Browsing named entities in John Bell Hood., Advance and Retreat: Personal Experiences in the United States and Confederate Armies. You can also browse the collection for Etowah (Georgia, United States) or search for Etowah (Georgia, United States) in all documents.

Your search returned 7 results in 4 document sections:

asking me to give you my recollection of the circumstances in regard to the retreat of the Confederate Armies from Cassville, Georgia, to the south side of the Etowah river, I will state the facts as connected with myself, as follows: At the time when the Confederate Armies of Tennessee and Mississippi, under the command of Genout 9 o'clock. I remained in the cabin during the conversation as to holding the position then occupied or advancing or retiring the Armies to the south of the Etowah river, about seven or eight miles to our rear. Lieutenant General Polk expressed himself convinced that he could not hold his line against attack, and that Majoren assembled, I placed them upon a by-road to Cassville Station on the main road to Cartersville. I instructed the officer to proceed to the south side of the Etowah river by way of the Cartersville bridge, and to report back to his Division Commander. I passed on to cross the river at the same point, arriving there about half-p
boroa and the evacuation of Atlanta, furnished for the information of General J. E. Johnston. Consolidated summary of casualties of the Armies of Tennessee and Misssisippi in the series of engagements around and from Dalton, Georgia, to the Etowah river, for the periaod commencing May the 7th, and ending May 20th, 1864: Corps. Killed. Wounded. Total. Hardee's 119 859 978 Hood's 283 1,564 1,847 Polk's Army, Mississippi 42 405 447   444 2,828 3,372 Consolidated summary of lled. Wounded. Total. Hardee's 200 1,433 1,633 Hood's 140 1,121 1,261 Polk's Army, Mississippi 128 926 1,054   468 3,480 3,948 Consolidation of the above three Reports is as follows:   Killed. Wounded. Total. Dalton to Etowah river 444 2,828 3,272 New Hope Church 309 1,921 2,230 Around Marietta 468 3,480 3,948   1,221 8,229 9,450 Consolidated summary of casualties of the Army of Tennessee (Army of Mississippi being merged into it) in the series of engageme
orders defining the geographical limits of your department, and such letters of general instruction as may have been sent to your predecessors, and as it may be important for you to possess. Very respectfully and truly yours, Jefferson Davis. (For General Hood). This order was most satisfactory, inasmuch as it afforded me at least an opportunity to confer with an officer of distinction, in regard to future operations. The attack upon his communications, in the vicinity of the Etowah river and near the Alabama line, had forced Sherman to hasten from Atlanta. In truth, the effect of our operations so far surpassed my expectations that I was induced to somewhat change my original plan to draw Sherman to the Alabama line and then give battle. I accordingly decided to move further north and again strike his railroad between Resaca and Tunnel Hill, thoroughly destroy it, and then move in the direction of the Tennessee, via Lafayette and Gadsden, with no intent, however, to cro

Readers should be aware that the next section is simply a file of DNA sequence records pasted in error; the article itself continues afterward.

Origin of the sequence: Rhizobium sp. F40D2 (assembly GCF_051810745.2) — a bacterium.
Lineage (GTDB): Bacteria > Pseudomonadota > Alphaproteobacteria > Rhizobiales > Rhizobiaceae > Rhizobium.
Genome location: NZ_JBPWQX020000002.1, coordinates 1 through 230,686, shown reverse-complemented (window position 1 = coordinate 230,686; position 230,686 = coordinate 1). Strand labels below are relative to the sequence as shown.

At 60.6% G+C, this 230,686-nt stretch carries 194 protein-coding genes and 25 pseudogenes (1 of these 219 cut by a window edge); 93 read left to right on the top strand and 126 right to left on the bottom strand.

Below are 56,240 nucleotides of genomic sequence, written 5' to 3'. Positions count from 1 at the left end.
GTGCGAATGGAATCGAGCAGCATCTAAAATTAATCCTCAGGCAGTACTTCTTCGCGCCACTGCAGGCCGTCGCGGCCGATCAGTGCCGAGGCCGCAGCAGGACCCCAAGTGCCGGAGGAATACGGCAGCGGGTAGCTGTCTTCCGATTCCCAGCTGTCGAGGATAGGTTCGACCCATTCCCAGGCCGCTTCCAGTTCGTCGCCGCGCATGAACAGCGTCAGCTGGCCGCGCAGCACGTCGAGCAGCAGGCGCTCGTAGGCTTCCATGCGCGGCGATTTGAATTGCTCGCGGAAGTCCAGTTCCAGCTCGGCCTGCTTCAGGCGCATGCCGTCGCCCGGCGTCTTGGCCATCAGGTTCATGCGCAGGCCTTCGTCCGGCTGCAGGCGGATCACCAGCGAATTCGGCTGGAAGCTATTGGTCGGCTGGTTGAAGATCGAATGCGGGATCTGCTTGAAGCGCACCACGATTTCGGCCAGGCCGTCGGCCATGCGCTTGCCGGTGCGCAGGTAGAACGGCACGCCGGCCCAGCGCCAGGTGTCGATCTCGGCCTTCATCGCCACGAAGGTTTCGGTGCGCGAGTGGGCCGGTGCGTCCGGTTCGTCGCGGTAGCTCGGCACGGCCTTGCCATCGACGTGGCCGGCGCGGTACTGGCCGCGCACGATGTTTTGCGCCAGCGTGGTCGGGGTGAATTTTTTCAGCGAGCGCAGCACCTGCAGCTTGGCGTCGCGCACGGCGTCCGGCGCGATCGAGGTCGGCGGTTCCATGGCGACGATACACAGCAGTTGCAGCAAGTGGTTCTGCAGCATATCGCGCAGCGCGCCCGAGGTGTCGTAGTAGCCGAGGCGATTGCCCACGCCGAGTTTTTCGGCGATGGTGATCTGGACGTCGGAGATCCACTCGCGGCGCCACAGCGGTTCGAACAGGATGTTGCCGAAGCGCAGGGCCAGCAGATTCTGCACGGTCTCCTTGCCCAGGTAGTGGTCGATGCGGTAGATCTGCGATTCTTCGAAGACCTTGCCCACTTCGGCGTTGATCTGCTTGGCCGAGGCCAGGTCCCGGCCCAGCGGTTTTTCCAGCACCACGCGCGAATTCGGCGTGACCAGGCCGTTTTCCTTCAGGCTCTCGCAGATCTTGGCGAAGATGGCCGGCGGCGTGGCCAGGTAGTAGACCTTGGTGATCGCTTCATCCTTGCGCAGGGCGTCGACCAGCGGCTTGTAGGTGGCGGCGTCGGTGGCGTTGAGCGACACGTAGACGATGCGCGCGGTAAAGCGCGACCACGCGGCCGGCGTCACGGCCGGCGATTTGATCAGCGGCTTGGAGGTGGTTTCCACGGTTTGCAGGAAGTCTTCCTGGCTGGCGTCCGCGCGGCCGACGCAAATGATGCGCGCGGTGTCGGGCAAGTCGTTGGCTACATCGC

our front and right flank, and occasionally skirmishing with his cavalry along the banks of South Water creek. On the 4th of October Lieutenant General Stewart's Corps, in obedience to my orders, struck the enemy's railroad at Ackworth and Big Shanty, captured the garrisons at both places, consisting of some four hundred (400) prisoners, with some animals and stores. Hearing that the epemy had a quantity of stores at Allatoona, I determined, if possible, to destroy the bridge over the Etowah river, and directed Lieutenant General Stewart to send a division also to Allatoona, instructing the officer in command to destroy the railroad there and take possession of the place, if, in his judgment, when he reached there, he deemed it practicable. Accordingly, Major General French was sent, who attacked the place early on the morning of the 6th of October, and quickly carried the enemy's outer line of works, drawing him into a redoubt, and with that exception carried the place. Just at